> what they were worth just a few years earlier? =A0 Yet, they ignored the
> housing bubble and kept interest rates very low.>
> Absolutely. =A0The administration, under Bush's direction, didn't see wha=
> happening. =A0Who gets the blame for that? =A0The captain of the ship. =
> reverse, R's seem happy to blame Obama for Fast and Furious and the death=
> in Libya. =A0If you consider Obama "at fault" for the actions of fairly l=
> level members of his administration, the same kind of blame should attach=
> Bush for his economic advisor's bad decisions. =A0Hoover had very little =
> with the Great Depression but he certainly has taken the blame for it.
> Fair? =A0Not really but that's how the cookie crumbles.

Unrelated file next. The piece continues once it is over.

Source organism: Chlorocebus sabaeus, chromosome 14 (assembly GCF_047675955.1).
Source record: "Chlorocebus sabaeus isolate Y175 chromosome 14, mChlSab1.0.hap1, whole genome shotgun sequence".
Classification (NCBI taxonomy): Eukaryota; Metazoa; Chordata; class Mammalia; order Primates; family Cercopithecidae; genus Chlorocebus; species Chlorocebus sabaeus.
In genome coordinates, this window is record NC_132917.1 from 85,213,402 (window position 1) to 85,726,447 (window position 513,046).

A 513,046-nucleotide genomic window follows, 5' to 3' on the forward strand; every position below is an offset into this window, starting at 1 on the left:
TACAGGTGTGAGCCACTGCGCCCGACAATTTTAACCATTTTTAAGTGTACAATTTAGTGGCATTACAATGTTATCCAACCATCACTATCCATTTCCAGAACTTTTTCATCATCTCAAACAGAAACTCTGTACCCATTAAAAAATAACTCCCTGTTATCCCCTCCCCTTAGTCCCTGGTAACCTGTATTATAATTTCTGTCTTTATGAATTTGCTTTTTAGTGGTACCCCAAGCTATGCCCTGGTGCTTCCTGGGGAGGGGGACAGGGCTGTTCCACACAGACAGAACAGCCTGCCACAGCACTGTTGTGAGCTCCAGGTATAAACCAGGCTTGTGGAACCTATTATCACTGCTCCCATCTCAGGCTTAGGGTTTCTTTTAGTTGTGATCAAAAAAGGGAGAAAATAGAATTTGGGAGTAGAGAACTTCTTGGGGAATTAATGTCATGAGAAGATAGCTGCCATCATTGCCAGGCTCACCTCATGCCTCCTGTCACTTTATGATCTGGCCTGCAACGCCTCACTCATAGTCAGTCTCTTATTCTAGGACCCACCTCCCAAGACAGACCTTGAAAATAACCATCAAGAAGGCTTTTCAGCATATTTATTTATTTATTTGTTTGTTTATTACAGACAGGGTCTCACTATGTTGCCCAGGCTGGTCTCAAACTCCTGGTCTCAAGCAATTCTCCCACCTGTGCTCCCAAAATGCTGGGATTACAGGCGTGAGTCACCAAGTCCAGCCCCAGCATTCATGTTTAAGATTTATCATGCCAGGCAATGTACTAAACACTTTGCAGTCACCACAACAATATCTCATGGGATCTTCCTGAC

Do you blame Clinton for the very similar stock market bubble
that burst because he didn't do anything about it? And that
bubble was a lot more obvious. Presidents don't buy houses
every day or know that real estate has doubled in Las Vegas.
But I bet they know what the DOW and Nasdaq are doing.
> <Whether the wall street derivatives blew up or not, you still would have
> had a recession and
> severe decline in housing prices. =A0 It just made it worse.>
> I agree. =A0There was a perfect economic storm that hit us from a number =
> angles. =A0A lot of it had to do with the Fed's cheap money policy. =A0I =
> not one of those brainiacs thought about what would happen when the rates
> got closer and closer to zero. =A0Those reductions pumped up the economic
> stats but it was really not true growth - as you cogently pointed out the
> doubling of house prices didn't represent real equity - just the effects =